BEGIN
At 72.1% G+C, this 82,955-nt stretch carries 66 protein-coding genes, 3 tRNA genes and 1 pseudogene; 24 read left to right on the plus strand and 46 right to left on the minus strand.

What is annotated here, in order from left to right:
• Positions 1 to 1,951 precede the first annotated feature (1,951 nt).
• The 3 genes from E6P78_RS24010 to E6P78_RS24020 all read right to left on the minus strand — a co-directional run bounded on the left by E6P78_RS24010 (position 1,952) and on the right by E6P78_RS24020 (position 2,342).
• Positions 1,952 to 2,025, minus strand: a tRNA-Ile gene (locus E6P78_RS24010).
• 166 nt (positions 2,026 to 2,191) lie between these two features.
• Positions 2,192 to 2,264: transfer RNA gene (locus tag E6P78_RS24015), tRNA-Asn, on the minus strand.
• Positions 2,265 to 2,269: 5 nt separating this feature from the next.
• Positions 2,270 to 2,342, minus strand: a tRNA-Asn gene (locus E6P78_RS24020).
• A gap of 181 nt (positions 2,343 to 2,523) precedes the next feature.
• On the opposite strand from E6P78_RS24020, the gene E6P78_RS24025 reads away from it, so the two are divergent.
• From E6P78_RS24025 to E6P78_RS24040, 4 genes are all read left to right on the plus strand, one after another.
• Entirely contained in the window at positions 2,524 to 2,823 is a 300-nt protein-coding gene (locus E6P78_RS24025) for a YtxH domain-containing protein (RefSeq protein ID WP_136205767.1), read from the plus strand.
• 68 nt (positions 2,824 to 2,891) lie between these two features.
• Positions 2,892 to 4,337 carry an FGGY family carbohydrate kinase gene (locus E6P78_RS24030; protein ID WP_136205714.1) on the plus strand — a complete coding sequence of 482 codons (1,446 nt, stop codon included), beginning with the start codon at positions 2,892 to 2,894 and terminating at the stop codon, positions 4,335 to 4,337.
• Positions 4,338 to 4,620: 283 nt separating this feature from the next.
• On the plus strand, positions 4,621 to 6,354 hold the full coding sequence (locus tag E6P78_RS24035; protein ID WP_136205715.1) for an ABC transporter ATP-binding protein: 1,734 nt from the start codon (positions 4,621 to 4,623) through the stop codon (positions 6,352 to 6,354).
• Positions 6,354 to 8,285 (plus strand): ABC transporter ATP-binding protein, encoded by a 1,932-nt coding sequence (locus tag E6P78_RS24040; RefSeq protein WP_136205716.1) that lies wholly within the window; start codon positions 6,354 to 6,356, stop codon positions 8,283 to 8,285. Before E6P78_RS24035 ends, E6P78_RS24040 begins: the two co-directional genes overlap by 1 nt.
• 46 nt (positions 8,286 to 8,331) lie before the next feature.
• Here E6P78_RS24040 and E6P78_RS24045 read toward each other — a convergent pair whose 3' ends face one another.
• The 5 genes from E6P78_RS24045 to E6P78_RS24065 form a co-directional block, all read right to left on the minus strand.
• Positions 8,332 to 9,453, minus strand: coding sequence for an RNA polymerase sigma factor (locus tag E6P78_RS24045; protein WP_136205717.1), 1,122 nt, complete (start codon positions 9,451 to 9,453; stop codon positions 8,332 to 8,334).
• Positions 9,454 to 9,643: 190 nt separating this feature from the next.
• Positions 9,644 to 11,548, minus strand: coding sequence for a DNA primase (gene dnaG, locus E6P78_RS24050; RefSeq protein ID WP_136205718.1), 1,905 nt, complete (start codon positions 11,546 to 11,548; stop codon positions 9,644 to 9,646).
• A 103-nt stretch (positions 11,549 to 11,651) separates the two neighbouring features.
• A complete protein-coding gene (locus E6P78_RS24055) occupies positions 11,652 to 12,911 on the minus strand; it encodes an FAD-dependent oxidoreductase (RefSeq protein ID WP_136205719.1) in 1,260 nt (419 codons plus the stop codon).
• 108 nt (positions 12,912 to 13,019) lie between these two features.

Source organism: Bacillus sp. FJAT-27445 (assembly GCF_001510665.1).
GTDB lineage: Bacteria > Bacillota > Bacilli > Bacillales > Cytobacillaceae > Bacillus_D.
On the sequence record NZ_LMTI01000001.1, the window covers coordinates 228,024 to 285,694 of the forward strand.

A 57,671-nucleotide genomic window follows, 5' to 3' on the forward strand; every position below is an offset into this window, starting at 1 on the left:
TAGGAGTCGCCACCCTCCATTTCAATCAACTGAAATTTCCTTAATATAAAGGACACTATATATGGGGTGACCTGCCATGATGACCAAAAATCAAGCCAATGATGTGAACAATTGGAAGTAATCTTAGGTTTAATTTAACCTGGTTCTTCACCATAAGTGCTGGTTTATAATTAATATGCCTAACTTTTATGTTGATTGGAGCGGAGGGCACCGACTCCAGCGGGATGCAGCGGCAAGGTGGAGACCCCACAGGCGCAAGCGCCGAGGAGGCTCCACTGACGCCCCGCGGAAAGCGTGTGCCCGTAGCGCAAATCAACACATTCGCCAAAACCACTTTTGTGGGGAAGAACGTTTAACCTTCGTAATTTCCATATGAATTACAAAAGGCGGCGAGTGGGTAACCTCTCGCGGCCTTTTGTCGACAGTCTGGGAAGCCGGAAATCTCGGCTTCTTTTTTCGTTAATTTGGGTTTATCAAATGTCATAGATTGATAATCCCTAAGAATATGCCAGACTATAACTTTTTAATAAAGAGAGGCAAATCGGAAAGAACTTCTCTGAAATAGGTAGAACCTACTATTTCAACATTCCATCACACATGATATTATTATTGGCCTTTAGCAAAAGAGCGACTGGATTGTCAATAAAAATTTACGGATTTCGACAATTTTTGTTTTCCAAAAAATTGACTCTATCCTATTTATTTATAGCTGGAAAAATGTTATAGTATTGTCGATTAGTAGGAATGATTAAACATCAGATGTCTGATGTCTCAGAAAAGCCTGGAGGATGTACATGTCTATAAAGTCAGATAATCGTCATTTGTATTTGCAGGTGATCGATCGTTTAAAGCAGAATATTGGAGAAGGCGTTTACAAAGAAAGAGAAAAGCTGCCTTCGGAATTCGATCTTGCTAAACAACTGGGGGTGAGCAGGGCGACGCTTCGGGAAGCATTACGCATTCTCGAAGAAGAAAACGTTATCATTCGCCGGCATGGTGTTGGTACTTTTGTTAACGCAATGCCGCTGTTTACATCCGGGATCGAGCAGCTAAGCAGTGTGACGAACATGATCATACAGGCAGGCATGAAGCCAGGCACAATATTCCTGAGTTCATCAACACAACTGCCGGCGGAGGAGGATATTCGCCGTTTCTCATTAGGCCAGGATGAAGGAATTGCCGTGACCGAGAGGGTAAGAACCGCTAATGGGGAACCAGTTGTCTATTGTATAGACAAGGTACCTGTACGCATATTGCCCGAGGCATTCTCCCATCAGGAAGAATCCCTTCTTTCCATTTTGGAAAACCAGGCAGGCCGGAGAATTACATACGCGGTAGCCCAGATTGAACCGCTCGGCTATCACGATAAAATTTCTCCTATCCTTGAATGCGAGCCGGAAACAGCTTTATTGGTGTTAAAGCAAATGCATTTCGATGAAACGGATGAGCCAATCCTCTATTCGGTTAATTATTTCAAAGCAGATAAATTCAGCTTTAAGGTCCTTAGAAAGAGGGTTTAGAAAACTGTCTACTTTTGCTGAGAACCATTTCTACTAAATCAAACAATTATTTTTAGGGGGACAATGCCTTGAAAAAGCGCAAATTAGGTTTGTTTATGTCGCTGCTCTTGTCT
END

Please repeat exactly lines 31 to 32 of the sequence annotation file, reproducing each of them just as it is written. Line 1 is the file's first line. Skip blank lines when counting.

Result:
A 57,671-nucleotide genomic window follows, 5' to 3' on the forward strand; every position below is an offset into this window, starting at 1 on the left:
TAGGAGTCGCCACCCTCCATTTCAATCAACTGAAATTTCCTTAATATAAAGGACACTATATATGGGGTGACCTGCCATGATGACCAAAAATCAAGCCAATGATGTGAACAATTGGAAGTAATCTTAGGTTTAATTTAACCTGGTTCTTCACCATAAGTGCTGGTTTATAATTAATATGCCTAACTTTTATGTTGATTGGAGCGGAGGGCACCGACTCCAGCGGGATGCAGCGGCAAGGTGGAGACCCCACAGGCGCAAGCGCCGAGGAGGCTCCACTGACGCCCCGCGGAAAGCGTGTGCCCGTAGCGCAAATCAACACATTCGCCAAAACCACTTTTGTGGGGAAGAACGTTTAACCTTCGTAATTTCCATATGAATTACAAAAGGCGGCGAGTGGGTAACCTCTCGCGGCCTTTTGTCGACAGTCTGGGAAGCCGGAAATCTCGGCTTCTTTTTTCGTTAATTTGGGTTTATCAAATGTCATAGATTGATAATCCCTAAGAATATGCCAGACTATAACTTTTTAATAAAGAGAGGCAAATCGGAAAGAACTTCTCTGAAATAGGTAGAACCTACTATTTCAACATTCCATCACACATGATATTATTATTGGCCTTTAGCAAAAGAGCGACTGGATTGTCAATAAAAATTTACGGATTTCGACAATTTTTGTTTTCCAAAAAATTGACTCTATCCTATTTATTTATAGCTGGAAAAATGTTATAGTATTGTCGATTAGTAGGAATGATTAAACATCAGATGTCTGATGTCTCAGAAAAGCCTGGAGGATGTACATGTCTATAAAGTCAGATAATCGTCATTTGTATTTGCAGGTGATCGATCGTTTAAAGCAGAATATTGGAGAAGGCGTTTACAAAGAAAGAGAAAAGCTGCCTTCGGAATTCGATCTTGCTAAACAACTGGGGGTGAGCAGGGCGACGCTTCGGGAAGCATTACGCATTCTCGAAGAAGAAAACGTTATCATTCGCCGGCATGGTGTTGGTACTTTTGTTAACGCAATGCCGCTGTTTACATCCGGGATCGAGCAGCTAAGCAGTGTGACGAACATGATCATACAGGCAGGCATGAAGCCAGGCACAATATTCCTGAGTTCATCAACACAACTGCCGGCGGAGGAGGATATTCGCCGTTTCTCATTAGGCCAGGATGAAGGAATTGCCGTGACCGAGAGGGTAAGAACCGCTAATGGGGAACCAGTTGTCTATTGTATAGACAAGGTACCTGTACGCATATTGCCCGAGGCATTCTCCCATCAGGAAGAATCCCTTCTTTCCATTTTGGAAAACCAGGCAGGCCGGAGAATTACATACGCGGTAGCCCAGATTGAACCGCTCGGCTATCACGATAAAATTTCTCCTATCCTTGAATGCGAGCCGGAAACAGCTTTATTGGTGTTAAAGCAAATGCATTTCGATGAAACGGATGAGCCAATCCTCTATTCGGTTAATTATTTCAAAGCAGATAAATTCAGCTTTAAGGTCCTTAGAAAGAGGGTTTAGAAAACTGTCTACTTTTGCTGAGAACCATTTCTACTAAATCAAACAATTATTTTTAGGGGGACAATGCCTTGAAAAAGCGCAAATTAGGTTTGTTTATGTCGCTGCTCTTGTCT